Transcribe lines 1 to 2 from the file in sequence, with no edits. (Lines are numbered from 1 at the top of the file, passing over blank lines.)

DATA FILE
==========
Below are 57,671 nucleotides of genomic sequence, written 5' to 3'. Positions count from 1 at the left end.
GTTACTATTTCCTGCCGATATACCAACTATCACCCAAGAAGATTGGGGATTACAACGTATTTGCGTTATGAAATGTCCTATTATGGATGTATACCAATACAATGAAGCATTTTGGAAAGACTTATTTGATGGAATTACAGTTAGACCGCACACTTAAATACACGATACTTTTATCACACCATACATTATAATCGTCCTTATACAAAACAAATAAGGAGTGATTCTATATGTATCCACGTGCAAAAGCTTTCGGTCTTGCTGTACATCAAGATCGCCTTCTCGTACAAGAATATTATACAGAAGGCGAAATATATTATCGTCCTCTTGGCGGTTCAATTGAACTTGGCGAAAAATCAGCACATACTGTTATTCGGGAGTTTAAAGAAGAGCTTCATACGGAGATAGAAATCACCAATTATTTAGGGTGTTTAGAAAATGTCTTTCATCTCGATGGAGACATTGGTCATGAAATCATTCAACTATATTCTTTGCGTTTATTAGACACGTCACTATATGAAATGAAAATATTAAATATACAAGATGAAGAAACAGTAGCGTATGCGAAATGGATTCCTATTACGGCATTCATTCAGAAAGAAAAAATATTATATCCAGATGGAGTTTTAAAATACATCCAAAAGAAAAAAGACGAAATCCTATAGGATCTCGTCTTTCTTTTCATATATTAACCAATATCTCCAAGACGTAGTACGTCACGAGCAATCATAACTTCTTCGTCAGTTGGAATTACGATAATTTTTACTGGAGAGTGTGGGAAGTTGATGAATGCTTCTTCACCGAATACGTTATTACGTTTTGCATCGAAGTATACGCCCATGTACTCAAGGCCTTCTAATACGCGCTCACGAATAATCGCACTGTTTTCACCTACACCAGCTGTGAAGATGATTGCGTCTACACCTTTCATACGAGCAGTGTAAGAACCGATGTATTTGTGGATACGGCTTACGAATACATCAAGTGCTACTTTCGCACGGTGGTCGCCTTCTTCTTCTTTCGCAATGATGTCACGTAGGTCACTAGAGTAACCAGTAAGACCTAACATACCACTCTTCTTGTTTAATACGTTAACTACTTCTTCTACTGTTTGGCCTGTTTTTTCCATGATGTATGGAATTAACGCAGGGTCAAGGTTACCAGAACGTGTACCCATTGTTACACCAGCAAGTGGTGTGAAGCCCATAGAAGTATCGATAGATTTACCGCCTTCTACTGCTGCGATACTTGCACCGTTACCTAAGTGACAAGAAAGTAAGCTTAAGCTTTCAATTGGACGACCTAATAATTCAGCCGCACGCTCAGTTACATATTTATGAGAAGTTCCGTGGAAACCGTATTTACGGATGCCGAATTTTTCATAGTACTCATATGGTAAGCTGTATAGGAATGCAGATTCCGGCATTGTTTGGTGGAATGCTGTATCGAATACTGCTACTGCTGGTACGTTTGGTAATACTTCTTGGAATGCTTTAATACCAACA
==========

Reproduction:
Below are 57,671 nucleotides of genomic sequence, written 5' to 3'. Positions count from 1 at the left end.
GTTACTATTTCCTGCCGATATACCAACTATCACCCAAGAAGATTGGGGATTACAACGTATTTGCGTTATGAAATGTCCTATTATGGATGTATACCAATACAATGAAGCATTTTGGAAAGACTTATTTGATGGAATTACAGTTAGACCGCACACTTAAATACACGATACTTTTATCACACCATACATTATAATCGTCCTTATACAAAACAAATAAGGAGTGATTCTATATGTATCCACGTGCAAAAGCTTTCGGTCTTGCTGTACATCAAGATCGCCTTCTCGTACAAGAATATTATACAGAAGGCGAAATATATTATCGTCCTCTTGGCGGTTCAATTGAACTTGGCGAAAAATCAGCACATACTGTTATTCGGGAGTTTAAAGAAGAGCTTCATACGGAGATAGAAATCACCAATTATTTAGGGTGTTTAGAAAATGTCTTTCATCTCGATGGAGACATTGGTCATGAAATCATTCAACTATATTCTTTGCGTTTATTAGACACGTCACTATATGAAATGAAAATATTAAATATACAAGATGAAGAAACAGTAGCGTATGCGAAATGGATTCCTATTACGGCATTCATTCAGAAAGAAAAAATATTATATCCAGATGGAGTTTTAAAATACATCCAAAAGAAAAAAGACGAAATCCTATAGGATCTCGTCTTTCTTTTCATATATTAACCAATATCTCCAAGACGTAGTACGTCACGAGCAATCATAACTTCTTCGTCAGTTGGAATTACGATAATTTTTACTGGAGAGTGTGGGAAGTTGATGAATGCTTCTTCACCGAATACGTTATTACGTTTTGCATCGAAGTATACGCCCATGTACTCAAGGCCTTCTAATACGCGCTCACGAATAATCGCACTGTTTTCACCTACACCAGCTGTGAAGATGATTGCGTCTACACCTTTCATACGAGCAGTGTAAGAACCGATGTATTTGTGGATACGGCTTACGAATACATCAAGTGCTACTTTCGCACGGTGGTCGCCTTCTTCTTCTTTCGCAATGATGTCACGTAGGTCACTAGAGTAACCAGTAAGACCTAACATACCACTCTTCTTGTTTAATACGTTAACTACTTCTTCTACTGTTTGGCCTGTTTTTTCCATGATGTATGGAATTAACGCAGGGTCAAGGTTACCAGAACGTGTACCCATTGTTACACCAGCAAGTGGTGTGAAGCCCATAGAAGTATCGATAGATTTACCGCCTTCTACTGCTGCGATACTTGCACCGTTACCTAAGTGACAAGAAAGTAAGCTTAAGCTTTCAATTGGACGACCTAATAATTCAGCCGCACGCTCAGTTACATATTTATGAGAAGTTCCGTGGAAACCGTATTTACGGATGCCGAATTTTTCATAGTACTCATATGGTAAGCTGTATAGGAATGCAGATTCCGGCATTGTTTGGTGGAATGCTGTATCGAATACTGCTACTGCTGGTACGTTTGGTAATACTTCTTGGAATGCTTTAATACCAACA